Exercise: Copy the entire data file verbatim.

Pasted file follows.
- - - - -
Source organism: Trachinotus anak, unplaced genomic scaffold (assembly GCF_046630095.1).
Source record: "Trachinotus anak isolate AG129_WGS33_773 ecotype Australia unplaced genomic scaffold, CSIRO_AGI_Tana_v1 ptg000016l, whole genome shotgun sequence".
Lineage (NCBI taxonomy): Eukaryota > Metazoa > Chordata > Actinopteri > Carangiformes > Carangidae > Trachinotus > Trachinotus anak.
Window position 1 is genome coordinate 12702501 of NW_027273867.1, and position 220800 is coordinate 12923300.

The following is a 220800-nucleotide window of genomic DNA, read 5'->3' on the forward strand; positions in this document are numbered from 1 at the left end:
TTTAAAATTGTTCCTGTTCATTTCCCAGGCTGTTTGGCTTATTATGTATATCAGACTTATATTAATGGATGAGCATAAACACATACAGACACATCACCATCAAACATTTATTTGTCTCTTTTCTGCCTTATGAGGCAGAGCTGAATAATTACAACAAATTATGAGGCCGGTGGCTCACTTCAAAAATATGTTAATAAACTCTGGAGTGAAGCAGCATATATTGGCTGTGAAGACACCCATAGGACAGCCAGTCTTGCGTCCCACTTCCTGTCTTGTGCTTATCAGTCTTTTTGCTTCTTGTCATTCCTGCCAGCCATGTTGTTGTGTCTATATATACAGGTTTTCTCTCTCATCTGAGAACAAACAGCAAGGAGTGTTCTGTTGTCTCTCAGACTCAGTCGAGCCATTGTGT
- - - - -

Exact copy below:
Source organism: Trachinotus anak, unplaced genomic scaffold (assembly GCF_046630095.1).
Source record: "Trachinotus anak isolate AG129_WGS33_773 ecotype Australia unplaced genomic scaffold, CSIRO_AGI_Tana_v1 ptg000016l, whole genome shotgun sequence".
Lineage (NCBI taxonomy): Eukaryota > Metazoa > Chordata > Actinopteri > Carangiformes > Carangidae > Trachinotus > Trachinotus anak.
Window position 1 is genome coordinate 12702501 of NW_027273867.1, and position 220800 is coordinate 12923300.

The following is a 220800-nucleotide window of genomic DNA, read 5'->3' on the forward strand; positions in this document are numbered from 1 at the left end:
TTTAAAATTGTTCCTGTTCATTTCCCAGGCTGTTTGGCTTATTATGTATATCAGACTTATATTAATGGATGAGCATAAACACATACAGACACATCACCATCAAACATTTATTTGTCTCTTTTCTGCCTTATGAGGCAGAGCTGAATAATTACAACAAATTATGAGGCCGGTGGCTCACTTCAAAAATATGTTAATAAACTCTGGAGTGAAGCAGCATATATTGGCTGTGAAGACACCCATAGGACAGCCAGTCTTGCGTCCCACTTCCTGTCTTGTGCTTATCAGTCTTTTTGCTTCTTGTCATTCCTGCCAGCCATGTTGTTGTGTCTATATATACAGGTTTTCTCTCTCATCTGAGAACAAACAGCAAGGAGTGTTCTGTTGTCTCTCAGACTCAGTCGAGCCATTGTGT